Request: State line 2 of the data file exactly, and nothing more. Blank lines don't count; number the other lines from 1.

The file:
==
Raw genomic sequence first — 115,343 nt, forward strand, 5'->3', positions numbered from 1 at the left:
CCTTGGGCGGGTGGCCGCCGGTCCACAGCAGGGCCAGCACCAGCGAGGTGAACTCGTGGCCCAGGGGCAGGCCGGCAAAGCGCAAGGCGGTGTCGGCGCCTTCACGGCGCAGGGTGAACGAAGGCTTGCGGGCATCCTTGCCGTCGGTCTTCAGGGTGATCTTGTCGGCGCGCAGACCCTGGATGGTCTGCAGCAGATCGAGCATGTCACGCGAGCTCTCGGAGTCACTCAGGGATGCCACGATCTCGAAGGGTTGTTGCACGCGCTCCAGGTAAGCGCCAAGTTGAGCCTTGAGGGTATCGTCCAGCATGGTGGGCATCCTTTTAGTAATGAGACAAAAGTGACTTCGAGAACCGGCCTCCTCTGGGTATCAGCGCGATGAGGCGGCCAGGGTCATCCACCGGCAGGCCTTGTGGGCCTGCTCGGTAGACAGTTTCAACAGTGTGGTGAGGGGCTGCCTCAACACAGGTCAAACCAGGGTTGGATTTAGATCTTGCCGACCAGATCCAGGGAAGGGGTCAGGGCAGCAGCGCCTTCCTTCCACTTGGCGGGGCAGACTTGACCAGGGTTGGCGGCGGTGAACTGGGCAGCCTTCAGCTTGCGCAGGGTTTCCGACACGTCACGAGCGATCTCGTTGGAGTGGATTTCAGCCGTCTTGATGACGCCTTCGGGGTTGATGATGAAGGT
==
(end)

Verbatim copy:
CCTTGGGCGGGTGGCCGCCGGTCCACAGCAGGGCCAGCACCAGCGAGGTGAACTCGTGGCCCAGGGGCAGGCCGGCAAAGCGCAAGGCGGTGTCGGCGCCTTCACGGCGCAGGGTGAACGAAGGCTTGCGGGCATCCTTGCCGTCGGTCTTCAGGGTGATCTTGTCGGCGCGCAGACCCTGGATGGTCTGCAGCAGATCGAGCATGTCACGCGAGCTCTCGGAGTCACTCAGGGATGCCACGATCTCGAAGGGTTGTTGCACGCGCTCCAGGTAAGCGCCAAGTTGAGCCTTGAGGGTATCGTCCAGCATGGTGGGCATCCTTTTAGTAATGAGACAAAAGTGACTTCGAGAACCGGCCTCCTCTGGGTATCAGCGCGATGAGGCGGCCAGGGTCATCCACCGGCAGGCCTTGTGGGCCTGCTCGGTAGACAGTTTCAACAGTGTGGTGAGGGGCTGCCTCAACACAGGTCAAACCAGGGTTGGATTTAGATCTTGCCGACCAGATCCAGGGAAGGGGTCAGGGCAGCAGCGCCTTCCTTCCACTTGGCGGGGCAGACTTGACCAGGGTTGGCGGCGGTGAACTGGGCAGCCTTCAGCTTGCGCAGGGTTTCCGACACGTCACGAGCGATCTCGTTGGAGTGGATTTCAGCCGTCTTGATGACGCCTTCGGGGTTGATGATGAAGGT